Anne Darling Photography

Photographs of Native Americans

Of all the photographs of native Americans, the work of Edward Curtis (1868-1952) stands head and shoulders above the rest. His work forms one of the most amazing series of photographs of all time.

Curtis's highly acclaimed magnum opus, entitled The North American Indian, is a towering achievement in this field.

photographs of native americans
Nez Perce warrior on his horse: Photo by Edward S. Curtis

In 1885 at the age of seventeen Curtis started his photographic career as an apprentice photographer although he didn't make his first portrait of a native American until 1895 when he met and photographed Kickisomlo, the daughter of Chief Sealth of Seattle. Then in 1900 he was invited to take part in an expedition to photograph the Blackfeet Indians in Montana.

photographs of native americans
A Taos girl, three-quarter length portrait, seated, facing front: Photo by Edward S. Curtis

This set the stage for his magnum opus which he started in 1906 when John Pierpont Morgan an American financier and art collector, financed Curtis to create a series of photographs of native Americans.

photographs of native americans
Qahatika girl, Arizona: Photo by Edward S. Curtis

Curtis produced 40,000 photographic images of over 80 tribes as well as a huge number of recordings of their language and music, and a wealth of material describing their life and customs. The series was to be in 20-volume sets with 1,500 photographs in each set. In total, 222 sets were published.

photographs of native americans
Running Rabbit, half-length portrait, standing, facing front, holding a staff, c. 1900. Running rabbit was a chief of the Siksika First Nation in southern Alberta, Canada: Photo by Edward S. Curtis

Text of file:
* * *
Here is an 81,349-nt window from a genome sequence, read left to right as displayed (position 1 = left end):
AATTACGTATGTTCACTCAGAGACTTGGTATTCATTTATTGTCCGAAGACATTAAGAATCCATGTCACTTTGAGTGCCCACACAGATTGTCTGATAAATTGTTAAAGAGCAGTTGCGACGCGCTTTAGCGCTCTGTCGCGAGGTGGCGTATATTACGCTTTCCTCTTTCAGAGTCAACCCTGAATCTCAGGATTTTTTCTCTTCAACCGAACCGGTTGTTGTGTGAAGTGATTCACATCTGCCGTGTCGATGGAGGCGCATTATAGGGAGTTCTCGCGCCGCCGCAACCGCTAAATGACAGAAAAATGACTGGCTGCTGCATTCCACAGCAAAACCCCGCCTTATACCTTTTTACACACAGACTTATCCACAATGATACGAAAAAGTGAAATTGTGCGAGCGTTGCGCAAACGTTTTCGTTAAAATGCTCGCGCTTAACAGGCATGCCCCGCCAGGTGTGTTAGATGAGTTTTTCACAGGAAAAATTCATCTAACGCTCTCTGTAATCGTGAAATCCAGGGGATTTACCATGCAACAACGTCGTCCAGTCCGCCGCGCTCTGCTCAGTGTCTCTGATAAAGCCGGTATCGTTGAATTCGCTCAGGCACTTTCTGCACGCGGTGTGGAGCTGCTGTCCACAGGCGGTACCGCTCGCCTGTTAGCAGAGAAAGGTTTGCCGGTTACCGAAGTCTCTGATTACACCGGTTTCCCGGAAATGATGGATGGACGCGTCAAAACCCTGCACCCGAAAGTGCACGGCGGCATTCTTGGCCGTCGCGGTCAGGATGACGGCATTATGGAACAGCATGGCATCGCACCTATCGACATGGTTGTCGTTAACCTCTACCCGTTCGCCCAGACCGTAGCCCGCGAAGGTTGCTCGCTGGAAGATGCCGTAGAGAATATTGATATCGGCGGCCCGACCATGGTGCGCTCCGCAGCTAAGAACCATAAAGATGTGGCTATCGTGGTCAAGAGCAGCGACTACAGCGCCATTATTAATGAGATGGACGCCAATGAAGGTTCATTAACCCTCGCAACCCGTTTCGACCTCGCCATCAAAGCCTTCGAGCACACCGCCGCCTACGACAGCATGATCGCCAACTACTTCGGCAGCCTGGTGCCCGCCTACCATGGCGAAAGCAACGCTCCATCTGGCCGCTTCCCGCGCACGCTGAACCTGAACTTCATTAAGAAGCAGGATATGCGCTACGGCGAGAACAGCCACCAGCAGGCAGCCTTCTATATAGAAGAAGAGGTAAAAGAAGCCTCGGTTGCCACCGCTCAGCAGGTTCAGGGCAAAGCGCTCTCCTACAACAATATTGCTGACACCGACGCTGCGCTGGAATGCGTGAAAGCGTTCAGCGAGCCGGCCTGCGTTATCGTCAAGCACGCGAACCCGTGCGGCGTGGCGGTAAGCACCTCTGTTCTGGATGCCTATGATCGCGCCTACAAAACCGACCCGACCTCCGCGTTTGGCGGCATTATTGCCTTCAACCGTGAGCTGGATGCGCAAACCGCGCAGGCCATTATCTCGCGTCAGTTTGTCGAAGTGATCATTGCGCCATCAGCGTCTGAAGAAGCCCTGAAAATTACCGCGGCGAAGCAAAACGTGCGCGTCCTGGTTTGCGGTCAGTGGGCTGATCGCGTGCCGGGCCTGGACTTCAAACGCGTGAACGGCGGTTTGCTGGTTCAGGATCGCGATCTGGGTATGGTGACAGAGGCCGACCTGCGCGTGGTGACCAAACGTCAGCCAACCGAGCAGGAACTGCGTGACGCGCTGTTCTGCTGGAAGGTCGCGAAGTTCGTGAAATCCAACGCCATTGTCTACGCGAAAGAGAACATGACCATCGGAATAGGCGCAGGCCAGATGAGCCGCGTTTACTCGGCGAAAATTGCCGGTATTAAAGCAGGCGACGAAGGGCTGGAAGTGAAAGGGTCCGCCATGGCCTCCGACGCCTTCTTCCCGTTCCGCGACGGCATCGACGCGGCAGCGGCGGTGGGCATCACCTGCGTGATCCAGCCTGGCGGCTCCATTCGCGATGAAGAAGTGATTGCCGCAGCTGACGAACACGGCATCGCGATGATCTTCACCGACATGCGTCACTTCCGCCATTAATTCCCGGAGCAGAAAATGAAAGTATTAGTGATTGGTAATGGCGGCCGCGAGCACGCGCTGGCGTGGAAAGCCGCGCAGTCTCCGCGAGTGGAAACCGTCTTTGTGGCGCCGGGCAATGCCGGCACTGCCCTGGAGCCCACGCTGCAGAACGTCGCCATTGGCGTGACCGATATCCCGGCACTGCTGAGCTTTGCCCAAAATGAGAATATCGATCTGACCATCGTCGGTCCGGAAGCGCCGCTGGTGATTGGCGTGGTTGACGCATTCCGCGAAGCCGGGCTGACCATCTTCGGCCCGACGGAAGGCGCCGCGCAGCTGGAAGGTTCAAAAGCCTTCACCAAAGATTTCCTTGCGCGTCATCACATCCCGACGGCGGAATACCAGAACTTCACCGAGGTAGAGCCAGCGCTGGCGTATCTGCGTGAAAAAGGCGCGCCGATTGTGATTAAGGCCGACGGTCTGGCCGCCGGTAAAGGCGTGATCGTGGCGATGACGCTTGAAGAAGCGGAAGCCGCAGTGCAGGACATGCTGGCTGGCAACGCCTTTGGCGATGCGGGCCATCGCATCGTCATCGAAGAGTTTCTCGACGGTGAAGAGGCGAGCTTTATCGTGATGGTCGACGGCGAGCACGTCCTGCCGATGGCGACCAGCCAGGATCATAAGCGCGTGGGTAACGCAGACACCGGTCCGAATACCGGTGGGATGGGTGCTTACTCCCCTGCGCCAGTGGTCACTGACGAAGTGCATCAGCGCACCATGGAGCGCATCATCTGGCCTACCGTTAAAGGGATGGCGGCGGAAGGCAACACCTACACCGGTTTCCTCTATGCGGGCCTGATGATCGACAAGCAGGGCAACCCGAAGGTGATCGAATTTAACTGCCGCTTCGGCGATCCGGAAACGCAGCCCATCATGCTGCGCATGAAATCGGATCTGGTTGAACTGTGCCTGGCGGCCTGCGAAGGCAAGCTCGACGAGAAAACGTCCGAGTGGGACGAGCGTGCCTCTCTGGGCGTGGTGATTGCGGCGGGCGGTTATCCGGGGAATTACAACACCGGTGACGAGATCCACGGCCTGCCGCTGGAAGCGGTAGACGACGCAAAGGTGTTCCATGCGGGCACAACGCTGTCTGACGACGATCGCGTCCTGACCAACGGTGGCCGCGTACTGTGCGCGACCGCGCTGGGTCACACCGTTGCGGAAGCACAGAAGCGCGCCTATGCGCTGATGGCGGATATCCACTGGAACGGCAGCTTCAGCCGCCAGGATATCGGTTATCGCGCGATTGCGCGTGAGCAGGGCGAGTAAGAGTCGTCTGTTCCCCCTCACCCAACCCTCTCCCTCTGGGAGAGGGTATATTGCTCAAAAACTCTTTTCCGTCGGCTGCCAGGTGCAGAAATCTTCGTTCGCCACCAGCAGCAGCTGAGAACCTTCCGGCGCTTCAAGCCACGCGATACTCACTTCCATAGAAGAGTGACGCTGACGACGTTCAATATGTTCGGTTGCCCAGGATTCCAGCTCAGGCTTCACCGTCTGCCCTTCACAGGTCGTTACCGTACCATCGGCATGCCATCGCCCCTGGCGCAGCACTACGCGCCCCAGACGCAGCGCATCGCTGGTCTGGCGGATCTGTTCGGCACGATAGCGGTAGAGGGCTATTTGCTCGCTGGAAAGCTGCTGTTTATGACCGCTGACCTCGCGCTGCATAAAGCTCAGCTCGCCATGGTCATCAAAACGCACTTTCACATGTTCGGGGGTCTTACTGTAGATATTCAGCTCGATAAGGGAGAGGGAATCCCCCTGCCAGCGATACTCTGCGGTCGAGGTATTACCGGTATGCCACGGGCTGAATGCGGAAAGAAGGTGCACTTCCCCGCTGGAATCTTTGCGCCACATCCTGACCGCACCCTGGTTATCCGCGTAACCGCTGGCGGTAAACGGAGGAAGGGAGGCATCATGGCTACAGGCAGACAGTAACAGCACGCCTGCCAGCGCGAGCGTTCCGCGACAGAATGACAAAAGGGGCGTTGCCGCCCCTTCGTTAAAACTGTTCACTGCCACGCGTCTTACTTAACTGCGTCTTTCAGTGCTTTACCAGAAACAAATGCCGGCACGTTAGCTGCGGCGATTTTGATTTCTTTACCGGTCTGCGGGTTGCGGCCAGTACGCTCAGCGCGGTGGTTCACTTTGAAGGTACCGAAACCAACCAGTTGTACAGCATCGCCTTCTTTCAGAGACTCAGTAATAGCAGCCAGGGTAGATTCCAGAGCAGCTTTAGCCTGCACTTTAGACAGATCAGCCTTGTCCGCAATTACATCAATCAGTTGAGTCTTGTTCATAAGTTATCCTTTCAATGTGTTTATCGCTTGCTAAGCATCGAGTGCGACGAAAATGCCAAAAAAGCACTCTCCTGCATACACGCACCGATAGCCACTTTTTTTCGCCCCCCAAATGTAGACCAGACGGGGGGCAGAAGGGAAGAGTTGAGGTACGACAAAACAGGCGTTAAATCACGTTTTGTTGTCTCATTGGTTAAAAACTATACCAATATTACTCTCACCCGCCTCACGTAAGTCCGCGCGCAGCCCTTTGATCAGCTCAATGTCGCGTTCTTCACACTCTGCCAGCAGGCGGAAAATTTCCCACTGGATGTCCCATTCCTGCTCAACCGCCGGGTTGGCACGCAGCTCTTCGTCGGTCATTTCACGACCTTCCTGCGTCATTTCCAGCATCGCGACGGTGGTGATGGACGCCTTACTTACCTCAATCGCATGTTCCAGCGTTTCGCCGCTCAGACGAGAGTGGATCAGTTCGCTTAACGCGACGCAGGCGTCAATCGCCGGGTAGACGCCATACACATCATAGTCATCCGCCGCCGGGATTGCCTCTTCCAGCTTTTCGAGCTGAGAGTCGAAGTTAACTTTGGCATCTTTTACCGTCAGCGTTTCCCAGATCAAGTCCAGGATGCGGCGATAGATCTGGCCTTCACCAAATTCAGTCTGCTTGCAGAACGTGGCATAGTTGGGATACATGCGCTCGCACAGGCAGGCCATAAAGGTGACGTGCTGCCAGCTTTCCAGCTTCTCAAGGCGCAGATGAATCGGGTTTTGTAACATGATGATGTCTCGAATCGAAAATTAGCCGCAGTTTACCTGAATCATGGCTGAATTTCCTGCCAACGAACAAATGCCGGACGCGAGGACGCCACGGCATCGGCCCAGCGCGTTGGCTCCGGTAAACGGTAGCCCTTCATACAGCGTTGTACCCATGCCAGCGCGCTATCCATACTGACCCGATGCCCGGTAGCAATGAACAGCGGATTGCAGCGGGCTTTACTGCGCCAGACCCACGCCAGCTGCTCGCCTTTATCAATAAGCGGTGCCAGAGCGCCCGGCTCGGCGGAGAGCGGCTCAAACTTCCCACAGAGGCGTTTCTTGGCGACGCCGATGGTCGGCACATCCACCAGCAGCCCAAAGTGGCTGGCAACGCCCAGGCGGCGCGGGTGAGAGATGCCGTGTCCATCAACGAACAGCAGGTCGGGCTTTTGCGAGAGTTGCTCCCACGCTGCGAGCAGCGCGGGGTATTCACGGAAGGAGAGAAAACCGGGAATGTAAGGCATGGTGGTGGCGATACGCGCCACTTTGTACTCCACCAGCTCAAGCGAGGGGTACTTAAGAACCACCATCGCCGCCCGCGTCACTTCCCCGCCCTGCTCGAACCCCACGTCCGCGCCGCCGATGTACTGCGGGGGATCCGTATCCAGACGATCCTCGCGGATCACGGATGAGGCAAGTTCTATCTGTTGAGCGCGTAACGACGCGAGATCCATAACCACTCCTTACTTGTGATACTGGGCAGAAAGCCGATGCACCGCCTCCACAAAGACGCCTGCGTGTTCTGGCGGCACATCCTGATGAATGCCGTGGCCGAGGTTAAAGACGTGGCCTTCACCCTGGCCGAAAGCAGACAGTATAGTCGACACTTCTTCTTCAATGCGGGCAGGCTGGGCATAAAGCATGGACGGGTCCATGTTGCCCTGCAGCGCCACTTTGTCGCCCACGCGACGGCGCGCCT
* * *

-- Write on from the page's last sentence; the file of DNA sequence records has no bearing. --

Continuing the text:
When Curtis died, aged 84, in 1952 the brief obituary in the New York Times referred to the fact that he was an international authority on the North American Indian and noted, almost as an afterthought, that: "Mr. Curtis was also widely known as a photographer".

photographs of native americans
Paviotso man standing, marking side of glacial boulder that already has petroglyphs on it, c. 1924: Photo by Edward S. Curtis

But although Curtis' gifts as a photographer are undeniable and his body of work is a huge achievement which allows us a glimpse at the past, to a time that has now disappeared and will never be replaced, his methodology has been severely criticized by anthropologists and ethnologists. Not only did Curtis manipulate his images but they were often staged and he sometimes used actors and props in ways that mispresented the facts concerning their culture and daily lives.

photographs of native americans
An Atsina Indian, 1909: Photo by Edward S. Curtis

But Curtis respected his subjects, and was humble and open enough to want to learn from them concerning their way of life and culture without prejudice. In return the Indians trusted him and allowed him to photograph them at work, at play, with their families and during their ceremonies. And because of that trust, Curtis had the freedom to build a totally unique body of work that stands as a testimony to the beauty of a way of life that has now disappeared.

photographs of native americans
Chaiwa-Tewa, 1922: Photo by Edward S. Curtis photographs of native americans
Desert Cahuilla woman: Photo by Edward S. Curtis photographs of native americans
Quilcene boy, 1913: Photo by Edward S. Curtis photographs of native americans
Assiniboin Man, 1909: Photo by Edward S. Curtis photographs of native americans
Acoma woman: Photo by Edward S. Curtis

Curtis' photographs of native Americans has been preserved by the Northwestern University in Chicago. The University has digitized the whole of The North American Indian, the complete 20 volumes of text and photogravure images including the portfolio of photogravure plates. I promise you it is well worth a visit!





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